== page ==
West Virginia's lawmakers once again have an opportunity to extend valuable protections to all of its citizens, this time via legislation that would broaden the state's hate-crime law.
Current state law protects individuals and property from violence, or intimidation by threat of violence, based on race, color, religion, ancestry, national origin, political affiliation or sex. As a court case originating in Cabell County concluded last year, the word "sex" applies to gender only. It does not protect people from violent acts or intimidation if the acts or threats relate to their gender identity or sexual orientation.
Because of that gap, roughly 55,000 West Virginians lack the same protections as their fellow citizens in the Mountain State, based on polling released last year by Gallup regarding percentage of residents who identify as gay, bisexual or transgender. That's a lot of people to be deemed as second class, under the provisions of state law as it now stands.
But a bill introduced in the current legislative session - HB 4281 - would remedy that by making the law applicable to people victimized because of their gender identity and sexual orientation.
The bill also adds a new wrinkle for anyone who violates the law. It has an alternative sentencing option that would allow a judge to assign the perpetrator to community service, giving him or her a chance to work alongside those affected by his or her crime and research the culture of the group with whom his or her prejudice lies. The idea is to build bridges among people who are different from one another and perhaps change attitudes based on prejudices.
Of course, West Virginia's lawmakers have had an opportunity to do this before. In the court case that clarified that "sex" applies only to gender, a defense attorney noted that the Legislature had declined to add sexual orientation to the state hate-crime law 26 times since its 1987 enactment. That's a shameful record.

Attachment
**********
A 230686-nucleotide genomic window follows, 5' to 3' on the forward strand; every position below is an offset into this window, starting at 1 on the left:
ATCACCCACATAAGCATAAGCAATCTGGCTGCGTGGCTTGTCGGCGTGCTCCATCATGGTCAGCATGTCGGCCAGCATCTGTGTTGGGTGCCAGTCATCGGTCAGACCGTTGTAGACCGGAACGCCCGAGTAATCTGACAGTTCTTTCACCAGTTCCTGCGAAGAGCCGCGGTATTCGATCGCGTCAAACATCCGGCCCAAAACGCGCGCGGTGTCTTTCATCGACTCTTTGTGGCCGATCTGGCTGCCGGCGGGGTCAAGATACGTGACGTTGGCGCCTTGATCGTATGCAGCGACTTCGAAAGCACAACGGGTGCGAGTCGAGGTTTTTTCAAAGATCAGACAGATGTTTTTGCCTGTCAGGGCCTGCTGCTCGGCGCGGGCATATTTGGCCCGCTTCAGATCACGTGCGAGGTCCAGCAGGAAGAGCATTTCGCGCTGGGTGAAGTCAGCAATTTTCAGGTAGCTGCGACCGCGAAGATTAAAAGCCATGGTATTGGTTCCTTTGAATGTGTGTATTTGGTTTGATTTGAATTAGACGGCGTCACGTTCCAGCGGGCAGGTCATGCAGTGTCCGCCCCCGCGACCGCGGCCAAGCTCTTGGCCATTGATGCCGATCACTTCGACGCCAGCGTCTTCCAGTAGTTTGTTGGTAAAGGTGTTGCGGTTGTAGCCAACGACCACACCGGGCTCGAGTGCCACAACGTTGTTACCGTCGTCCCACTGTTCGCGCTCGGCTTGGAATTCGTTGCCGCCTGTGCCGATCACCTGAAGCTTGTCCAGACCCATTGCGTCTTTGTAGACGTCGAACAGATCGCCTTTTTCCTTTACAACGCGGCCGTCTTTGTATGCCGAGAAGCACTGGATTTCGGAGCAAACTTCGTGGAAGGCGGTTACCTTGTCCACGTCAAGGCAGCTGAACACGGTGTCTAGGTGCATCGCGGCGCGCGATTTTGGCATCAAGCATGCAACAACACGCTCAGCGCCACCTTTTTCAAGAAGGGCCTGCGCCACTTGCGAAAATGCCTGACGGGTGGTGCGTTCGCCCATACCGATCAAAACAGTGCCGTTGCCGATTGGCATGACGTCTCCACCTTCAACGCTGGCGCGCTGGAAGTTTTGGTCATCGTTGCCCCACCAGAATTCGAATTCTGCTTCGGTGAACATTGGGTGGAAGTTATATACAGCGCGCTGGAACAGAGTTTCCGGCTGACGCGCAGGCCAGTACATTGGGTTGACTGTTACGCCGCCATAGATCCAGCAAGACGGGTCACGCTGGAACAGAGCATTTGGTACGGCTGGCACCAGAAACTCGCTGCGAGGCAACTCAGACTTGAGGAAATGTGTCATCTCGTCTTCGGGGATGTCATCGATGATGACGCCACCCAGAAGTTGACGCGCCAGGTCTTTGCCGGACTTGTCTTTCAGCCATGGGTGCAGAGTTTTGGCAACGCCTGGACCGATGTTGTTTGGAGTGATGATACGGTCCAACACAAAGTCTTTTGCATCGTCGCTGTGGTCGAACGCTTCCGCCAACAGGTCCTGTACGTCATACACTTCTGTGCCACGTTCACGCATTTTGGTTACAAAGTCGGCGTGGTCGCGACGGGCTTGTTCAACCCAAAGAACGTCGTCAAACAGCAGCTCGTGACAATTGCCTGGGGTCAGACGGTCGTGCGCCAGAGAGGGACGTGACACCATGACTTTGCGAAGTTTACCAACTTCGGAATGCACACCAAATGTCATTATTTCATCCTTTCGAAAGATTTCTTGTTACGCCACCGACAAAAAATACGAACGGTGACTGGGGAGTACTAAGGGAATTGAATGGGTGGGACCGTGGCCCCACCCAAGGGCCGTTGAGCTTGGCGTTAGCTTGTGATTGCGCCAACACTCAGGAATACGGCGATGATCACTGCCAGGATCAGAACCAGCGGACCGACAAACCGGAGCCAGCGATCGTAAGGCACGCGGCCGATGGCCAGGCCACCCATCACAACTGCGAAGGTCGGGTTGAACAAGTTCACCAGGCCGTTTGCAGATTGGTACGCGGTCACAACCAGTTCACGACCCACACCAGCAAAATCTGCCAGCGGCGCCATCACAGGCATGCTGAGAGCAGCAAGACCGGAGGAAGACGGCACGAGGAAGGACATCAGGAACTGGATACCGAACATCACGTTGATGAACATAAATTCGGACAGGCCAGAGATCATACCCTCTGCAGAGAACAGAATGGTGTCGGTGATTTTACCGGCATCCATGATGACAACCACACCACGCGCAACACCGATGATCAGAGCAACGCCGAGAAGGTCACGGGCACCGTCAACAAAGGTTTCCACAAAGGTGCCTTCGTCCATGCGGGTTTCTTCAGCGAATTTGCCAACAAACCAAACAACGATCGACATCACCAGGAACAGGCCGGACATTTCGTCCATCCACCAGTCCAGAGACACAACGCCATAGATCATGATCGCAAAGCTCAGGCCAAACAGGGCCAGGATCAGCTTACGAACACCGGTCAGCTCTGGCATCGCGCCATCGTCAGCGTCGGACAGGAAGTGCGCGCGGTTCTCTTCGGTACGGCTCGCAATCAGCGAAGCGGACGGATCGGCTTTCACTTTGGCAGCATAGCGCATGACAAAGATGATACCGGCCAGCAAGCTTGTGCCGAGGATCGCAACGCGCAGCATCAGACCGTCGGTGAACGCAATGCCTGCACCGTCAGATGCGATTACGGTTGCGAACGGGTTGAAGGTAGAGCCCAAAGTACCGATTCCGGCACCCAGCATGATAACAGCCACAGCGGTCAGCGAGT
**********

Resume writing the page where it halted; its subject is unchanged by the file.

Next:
It's also worth noting that Legislatures in the past also have declined to amend the state's civil rights law to ban discrimination against people based on sexual orientation or gender identity. Lawmakers a few years ago went so far as to consider legislation that would have nullified ordinances by cities that had voted to extend those protections. Fortunately, that effort failed, but the Legislature also has the opportunity to amend that law so that a portion of the population is not excluded.
The state constitution, in its bill of citizens rights, states that all residents of West Virginia are "equally free and independent" and are entitled, among other things, to "pursuing and obtaining happiness and safety."
As long as a portion of the state's citizens are not protected from hate crimes and discrimination, the state fails to live up to those guarantees. It's time for the state's lawmakers to rectify that.